I congratulate and express my profound gratitude to the workers, the management and the Board of GUYSUCO for reaching the 2014 sugar target.
It was not an easy target to reach given the many difficulties that GUYSUCO confronted in 2014. The calamitous drop in sugar price on the global and preferred market scene proved to be a challenge for all sugar industries. The dramatic fall in earnings and, therefore, cash flow would prove precipitous for any industry or any business. In addition, while generally rainfall was down in 2014, rain fell and affected the industry at critical times.
Yet the Board and Management and, particularly the workers realized that the industry is too important for us to allow negative situations to thwart our efforts. The workers continued to face many challenges. While the industry faced financial challenges, workers, like workers in other settings in Guyana and internationally justifiably expect better remuneration. They did not get all they wanted, but they also recognize that this is a Guyanese industry and will serve Guyana and her people for more centuries to come. Workers faced many challenges in terms of weather and infrastructure. Yet, they stuck to the task.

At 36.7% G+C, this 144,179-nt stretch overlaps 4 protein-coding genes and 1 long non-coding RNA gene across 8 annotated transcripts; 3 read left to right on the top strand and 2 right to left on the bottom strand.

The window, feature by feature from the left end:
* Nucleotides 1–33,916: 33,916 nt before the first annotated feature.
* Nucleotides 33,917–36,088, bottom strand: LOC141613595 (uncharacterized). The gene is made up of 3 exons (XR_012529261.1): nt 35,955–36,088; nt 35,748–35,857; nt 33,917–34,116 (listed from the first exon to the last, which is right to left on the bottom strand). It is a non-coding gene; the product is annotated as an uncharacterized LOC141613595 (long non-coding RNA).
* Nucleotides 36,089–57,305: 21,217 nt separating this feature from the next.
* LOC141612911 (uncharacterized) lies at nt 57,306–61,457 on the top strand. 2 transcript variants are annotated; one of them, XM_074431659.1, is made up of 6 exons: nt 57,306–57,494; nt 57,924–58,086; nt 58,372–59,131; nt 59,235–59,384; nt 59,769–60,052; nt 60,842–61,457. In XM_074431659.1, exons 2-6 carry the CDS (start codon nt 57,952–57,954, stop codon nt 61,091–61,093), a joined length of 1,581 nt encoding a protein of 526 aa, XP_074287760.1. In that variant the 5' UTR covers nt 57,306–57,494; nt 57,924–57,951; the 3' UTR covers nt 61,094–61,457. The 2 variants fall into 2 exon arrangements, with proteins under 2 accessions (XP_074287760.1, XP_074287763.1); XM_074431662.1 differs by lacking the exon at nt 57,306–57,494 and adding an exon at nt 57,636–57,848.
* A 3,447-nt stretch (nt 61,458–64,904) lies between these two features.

For that I am grateful and dedicate our success this year to the workers. They are our heroes and I am profoundly moved by the many times the workers spoke to me and assured me that nothing will prevent them from doing what is necessary to see the industry overcome its many difficulties.
In spite of the challenges the Board and Management faced, I am glad that they saw workers’ welfare as part of the necessary investment we need to make.
The 2014 target was a modest target, but given where we were climbing from, it was a difficult target. We must congratulate Blairmont, East Demerara, Uitvlugt, Albion and Rose Hall for surpassing their 2014 targets. The other estates also came very close to meeting their targets. We recognize that critics will hone in on Skeldon, given the investments we have made. But Skeldon in 2014 showed signs of finally beginning to meet expectations. We are concern that more rapid progress was not made. But we are encouraged that Skeldon has again improved in 2014.